The Faculty of Arts and Sciences
Science B-29. Human Behavioral Biology Catalog Number: 0152
Website: http://icg.fas.harvard.edu/~scib29/
Irven DeVore and Marc D. Hauser
half course (spring term)
M., W., F., at 1, and a 90-minute weekly section/laboratory to be arranged. Additional meeting times for two required film showings to be announced.

Human biology and behavior are considered in a broad evolutionary context, showing how the facts of development, physiology, neurobiology, reproduction, cognition, and especially behavior are informed by evolutionary theory and comparative evidence. Field and experimental data on other species are introduced with the aim of illuminating human behavior. Behavior is traced from its evolutionary function as adaptation, through its physiological basis and associated psychological mechanisms, to its expression. The role of ecology and social life in shaping human behavior is examined through the use of ethnographies and cross-cultural materials on a variety of human cultures. Topics include basic genetics, neural and neuroendocrine systems, behavioral development, sex differences, kinship and mating systems, ecology, language, and cognition. Enrollment: Limit ed to 400.

There are two other similar courses which might be appropriate for EDGE University. At UCLA Robert Boyd and Joan Silk teach an interdisciplniary course; At Stanford, Anne Fernald runs the Human Biology Program. I suggest you contact them.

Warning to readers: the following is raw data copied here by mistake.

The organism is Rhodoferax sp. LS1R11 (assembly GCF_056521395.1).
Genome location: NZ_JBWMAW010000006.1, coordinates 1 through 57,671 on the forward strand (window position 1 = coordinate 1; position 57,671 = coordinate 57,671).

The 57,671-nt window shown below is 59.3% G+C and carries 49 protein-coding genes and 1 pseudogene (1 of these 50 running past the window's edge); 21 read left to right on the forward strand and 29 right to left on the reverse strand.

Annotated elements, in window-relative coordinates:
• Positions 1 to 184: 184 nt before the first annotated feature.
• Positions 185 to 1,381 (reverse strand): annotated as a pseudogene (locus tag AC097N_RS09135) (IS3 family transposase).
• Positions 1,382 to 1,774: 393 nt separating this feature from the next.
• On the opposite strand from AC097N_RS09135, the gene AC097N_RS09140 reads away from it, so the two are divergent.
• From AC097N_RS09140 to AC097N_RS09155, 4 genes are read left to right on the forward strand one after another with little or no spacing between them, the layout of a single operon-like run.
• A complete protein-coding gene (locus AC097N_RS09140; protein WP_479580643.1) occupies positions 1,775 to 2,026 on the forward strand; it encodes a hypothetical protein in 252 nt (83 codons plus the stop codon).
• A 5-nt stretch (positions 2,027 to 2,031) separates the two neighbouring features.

Best regards,


MARC D. HAUSER, is an evolutionary psychologist, and an associate professor at Harvard University where he is a fellow of the Mind, Brain, and Behavior Program. With wide-ranging post-doctoral experience in neuroscience, linguistics, cognitive science, and evolutionary biology, he is a professor in the departments of Anthropology and Psychology, as well as the Program in Neurosciences. Dr. Hauser works on both captive and wild monkeys and apes as well as collaborative work on human infants. His research focuses on problems of acoustic perception, the generation of beliefs, the neurobiology of acoustic and visual signal processing, and the evolution of communication. He is the author of The Evolution of Communication (MIT Press), and What The Serpent Said: How Animals Think And What They Think About (Henry Holt, forthcoming).

George Dyson On Bionumerical Paleontology

From: George Dyson
Submitted: 11.12.97


Recently, I visited the Institute for Advanced Study in Princeton, New Jersey, to examine the surviving records of the Electronic Computer Project (1945-1958) for evidence of Nils Barricelli's bionumeric evolution experiments (see EDGE 21). The Electronic Computer Project's Monthly Progress Report (Contract No. DA-36-034-ORD-1023-RD) for March 1953 explains: